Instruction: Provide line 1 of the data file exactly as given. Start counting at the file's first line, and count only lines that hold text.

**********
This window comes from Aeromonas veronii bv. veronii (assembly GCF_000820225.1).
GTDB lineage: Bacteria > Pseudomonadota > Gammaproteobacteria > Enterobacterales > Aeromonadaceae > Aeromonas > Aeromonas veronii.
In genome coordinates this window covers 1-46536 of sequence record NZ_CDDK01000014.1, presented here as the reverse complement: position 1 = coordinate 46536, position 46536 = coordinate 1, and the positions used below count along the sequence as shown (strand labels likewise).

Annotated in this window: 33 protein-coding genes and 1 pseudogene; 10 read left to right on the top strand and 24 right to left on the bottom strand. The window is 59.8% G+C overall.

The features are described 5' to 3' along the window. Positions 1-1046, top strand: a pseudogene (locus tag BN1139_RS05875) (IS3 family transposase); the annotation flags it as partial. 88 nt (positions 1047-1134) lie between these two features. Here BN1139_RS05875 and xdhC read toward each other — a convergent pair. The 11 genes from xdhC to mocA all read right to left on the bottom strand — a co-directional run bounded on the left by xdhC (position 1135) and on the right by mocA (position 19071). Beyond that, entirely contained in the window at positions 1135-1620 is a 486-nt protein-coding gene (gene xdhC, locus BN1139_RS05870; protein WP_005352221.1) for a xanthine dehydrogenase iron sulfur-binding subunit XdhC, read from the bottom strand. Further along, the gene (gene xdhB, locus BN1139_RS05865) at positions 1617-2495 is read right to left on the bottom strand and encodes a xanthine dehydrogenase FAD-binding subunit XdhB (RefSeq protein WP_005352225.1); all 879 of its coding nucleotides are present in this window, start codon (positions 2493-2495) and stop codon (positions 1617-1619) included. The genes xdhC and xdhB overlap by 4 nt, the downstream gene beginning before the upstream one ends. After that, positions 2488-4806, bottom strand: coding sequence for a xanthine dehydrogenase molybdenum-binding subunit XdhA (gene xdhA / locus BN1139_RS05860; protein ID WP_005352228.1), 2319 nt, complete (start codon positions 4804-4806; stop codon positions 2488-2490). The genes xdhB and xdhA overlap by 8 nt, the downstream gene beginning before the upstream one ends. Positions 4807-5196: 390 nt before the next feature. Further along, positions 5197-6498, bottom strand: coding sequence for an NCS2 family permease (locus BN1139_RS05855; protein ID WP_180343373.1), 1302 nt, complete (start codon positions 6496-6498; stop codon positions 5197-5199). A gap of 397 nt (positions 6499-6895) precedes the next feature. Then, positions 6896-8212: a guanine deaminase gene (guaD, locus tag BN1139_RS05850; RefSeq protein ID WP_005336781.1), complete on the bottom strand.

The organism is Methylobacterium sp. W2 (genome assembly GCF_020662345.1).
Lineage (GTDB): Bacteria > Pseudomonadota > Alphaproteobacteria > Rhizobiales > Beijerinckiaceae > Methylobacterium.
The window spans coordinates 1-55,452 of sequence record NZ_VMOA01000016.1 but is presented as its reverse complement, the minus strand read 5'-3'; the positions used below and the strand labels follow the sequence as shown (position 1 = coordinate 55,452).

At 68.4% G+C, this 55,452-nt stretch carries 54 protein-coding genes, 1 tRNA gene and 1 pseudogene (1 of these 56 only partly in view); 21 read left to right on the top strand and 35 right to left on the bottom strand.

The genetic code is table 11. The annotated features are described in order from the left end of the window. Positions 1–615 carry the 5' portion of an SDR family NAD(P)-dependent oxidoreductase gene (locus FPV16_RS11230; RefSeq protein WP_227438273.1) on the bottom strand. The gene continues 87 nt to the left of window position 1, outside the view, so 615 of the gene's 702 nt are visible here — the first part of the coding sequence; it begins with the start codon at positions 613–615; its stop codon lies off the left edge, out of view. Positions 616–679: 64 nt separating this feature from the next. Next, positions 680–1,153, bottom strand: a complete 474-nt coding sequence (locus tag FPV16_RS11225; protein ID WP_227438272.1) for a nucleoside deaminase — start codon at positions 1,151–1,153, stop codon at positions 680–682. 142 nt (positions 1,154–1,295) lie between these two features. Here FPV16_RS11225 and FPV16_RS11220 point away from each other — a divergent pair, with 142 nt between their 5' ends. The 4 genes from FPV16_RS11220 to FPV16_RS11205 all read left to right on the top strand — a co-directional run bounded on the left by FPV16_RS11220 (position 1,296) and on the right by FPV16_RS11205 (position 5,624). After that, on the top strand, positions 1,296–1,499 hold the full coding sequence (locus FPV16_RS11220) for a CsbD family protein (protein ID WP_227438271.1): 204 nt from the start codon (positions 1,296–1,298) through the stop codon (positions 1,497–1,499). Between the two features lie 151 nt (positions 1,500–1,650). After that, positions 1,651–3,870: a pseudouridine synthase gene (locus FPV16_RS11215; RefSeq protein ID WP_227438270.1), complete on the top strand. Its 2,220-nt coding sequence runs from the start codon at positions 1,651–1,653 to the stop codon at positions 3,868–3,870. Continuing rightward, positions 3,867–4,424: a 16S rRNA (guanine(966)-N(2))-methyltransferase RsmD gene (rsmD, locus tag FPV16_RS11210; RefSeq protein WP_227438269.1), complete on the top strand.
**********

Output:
This window comes from Aeromonas veronii bv. veronii (assembly GCF_000820225.1).